Monday, August 25, 2014

"The gods are futile guests of literature"

"Sometimes I feel like there's a tendency--even amongst Filipinos--to view the Philippines as a footnote on the world stage. Yet there's so much that is unique and beautiful in Philippine culture, if only we would take the time to learn it. Philippine mythology has much to offer the world. This anthology, we hope, has opened a doorway. We invite you to step through it." ~Paolo Chikiamco
This is an anthology that has made me even prouder of my cultural roots, particularly when it comes to a Filipino's ability and capacity for myth-making, and the eleven short stories (plus a supplement comic story) that comprise this volume are testaments to that quality. I absolutely love it when a book manages to not only pleasantly surprise me but also cast a spell on me while reading it and Alternative Alamat knows exactly how to weave magic in the prose of each story and how best to wield its power to entice and hypnotize anyone who reads it.

Each story in this collection is a re-imagined tale of a famous or obscure folklore/myth or figure from the Philippines and I can honestly say that the ones I'm not familiar with are the tales that captured my imagination the most and stayed with me long after I finished them. In Alternative Alamat we get to enjoy the modern interpretations of some of the well-known Filipino myths as explored in stories such as “Conquering Makiling” by Monique Francisco (a playful look at the most popular diwata Maria Makiling and the idea of her taking human lovers); Eliza Victoria's “Ana’s Little Pawnshop on Makiling St.” (which showed how the changing times affected the way of living among supernatural entities); and the tantalizing and enigmatic piece “Keeper of My Sky” by Timothy James Dimacali (that accentuates the poignant dichotomy found in every creation and ending present in the universe).

There are also cautionary stories about losses and gains that result from either bad decisions or an individual's sheer strength of will (“Harinuo’s Love Song” by Rochita Loenen-Ruiz is quite reminiscent of Neil Gaiman's Stardust but with a bitter ending; whilst “The Alipin’s Tale” by Raymond G. Falgui is a story that ends with an optimistic challenge in regards to our ability to free ourselves from the enslavement and confines of the status quo). We also have a story (“The Last Full Show” ) written by Budjette Tan, who is known mostly for his comic book series Trese, where he decided to reveal a softer side to the titular character of said series and is surely not to be missed by any Trese fan.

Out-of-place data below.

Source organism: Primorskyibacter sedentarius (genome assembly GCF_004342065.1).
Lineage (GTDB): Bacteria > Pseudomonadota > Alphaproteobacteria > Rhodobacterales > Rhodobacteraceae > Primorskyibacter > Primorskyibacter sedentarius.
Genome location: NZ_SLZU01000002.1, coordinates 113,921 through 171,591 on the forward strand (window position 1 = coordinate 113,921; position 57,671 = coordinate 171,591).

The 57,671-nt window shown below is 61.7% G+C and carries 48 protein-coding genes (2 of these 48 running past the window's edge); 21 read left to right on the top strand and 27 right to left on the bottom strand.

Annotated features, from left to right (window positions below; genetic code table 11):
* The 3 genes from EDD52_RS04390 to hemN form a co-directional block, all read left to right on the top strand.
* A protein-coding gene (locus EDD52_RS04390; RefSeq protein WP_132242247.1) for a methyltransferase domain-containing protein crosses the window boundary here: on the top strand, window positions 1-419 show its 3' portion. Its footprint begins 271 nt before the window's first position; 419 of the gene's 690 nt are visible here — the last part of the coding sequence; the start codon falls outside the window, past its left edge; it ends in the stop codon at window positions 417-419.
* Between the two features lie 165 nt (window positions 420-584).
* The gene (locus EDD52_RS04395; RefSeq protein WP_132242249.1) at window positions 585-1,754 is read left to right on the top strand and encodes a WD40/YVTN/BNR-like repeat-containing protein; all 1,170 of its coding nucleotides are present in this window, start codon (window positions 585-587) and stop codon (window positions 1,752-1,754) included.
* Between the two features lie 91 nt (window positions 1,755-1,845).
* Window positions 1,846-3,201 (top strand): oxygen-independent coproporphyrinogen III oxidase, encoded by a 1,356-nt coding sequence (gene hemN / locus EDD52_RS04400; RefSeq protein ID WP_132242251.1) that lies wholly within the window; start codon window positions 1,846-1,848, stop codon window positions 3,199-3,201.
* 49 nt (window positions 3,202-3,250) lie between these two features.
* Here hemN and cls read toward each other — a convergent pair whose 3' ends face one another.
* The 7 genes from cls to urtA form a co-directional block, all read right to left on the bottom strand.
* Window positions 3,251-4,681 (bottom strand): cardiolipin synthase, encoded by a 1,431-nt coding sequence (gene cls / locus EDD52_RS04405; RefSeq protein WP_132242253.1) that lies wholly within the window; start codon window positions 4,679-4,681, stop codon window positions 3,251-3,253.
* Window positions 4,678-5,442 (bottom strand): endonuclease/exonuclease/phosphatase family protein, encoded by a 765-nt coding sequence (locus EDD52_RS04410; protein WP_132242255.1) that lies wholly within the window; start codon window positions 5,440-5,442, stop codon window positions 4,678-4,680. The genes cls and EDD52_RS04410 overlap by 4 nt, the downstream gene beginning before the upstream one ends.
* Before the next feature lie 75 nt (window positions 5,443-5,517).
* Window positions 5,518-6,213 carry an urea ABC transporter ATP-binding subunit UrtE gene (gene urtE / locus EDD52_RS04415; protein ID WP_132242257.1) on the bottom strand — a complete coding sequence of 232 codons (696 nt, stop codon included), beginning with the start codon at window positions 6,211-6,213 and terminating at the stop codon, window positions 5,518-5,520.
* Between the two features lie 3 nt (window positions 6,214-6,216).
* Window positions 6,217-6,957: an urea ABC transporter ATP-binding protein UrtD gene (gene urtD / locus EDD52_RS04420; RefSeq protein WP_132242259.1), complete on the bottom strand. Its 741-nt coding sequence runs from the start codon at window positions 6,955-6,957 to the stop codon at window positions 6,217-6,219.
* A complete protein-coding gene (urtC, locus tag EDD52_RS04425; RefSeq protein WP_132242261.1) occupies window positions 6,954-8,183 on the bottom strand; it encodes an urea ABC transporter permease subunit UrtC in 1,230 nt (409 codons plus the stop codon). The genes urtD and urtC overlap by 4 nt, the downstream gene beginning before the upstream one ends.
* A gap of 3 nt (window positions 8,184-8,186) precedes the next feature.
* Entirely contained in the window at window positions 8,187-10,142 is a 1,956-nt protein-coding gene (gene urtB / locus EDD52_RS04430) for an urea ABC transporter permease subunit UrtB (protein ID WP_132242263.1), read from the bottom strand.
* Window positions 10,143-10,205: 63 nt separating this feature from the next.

We also have stories that provide us with insights in the manner and inner workings of myth-making and superstition in general (“Offerings to Aman Sinaya" by Andrei Tupaz; “Balat, Buwan, Ngalan” by David Hontiveros; and “A Door Opens: The Beginning of the Fall of the Ispancialo-in-Hinirang” by Dean Alfar) but my most favourite stories of this collection have to be Raissa Rivera Falgui's “The Sorceress Queen” that tells the unique tale of Maryam of Marinduque, a proud monarch who will not bow down to patriarchy or the men who wish to subdue her through promises of love and devotion (even if the price of denying such pleasures is loneliness and desolation), and Celestine Trinidad's “Beneath The Acacia” which interestingly used a folklore as a mere backdrop to tell a detective story which aims to solve a very intriguing crime.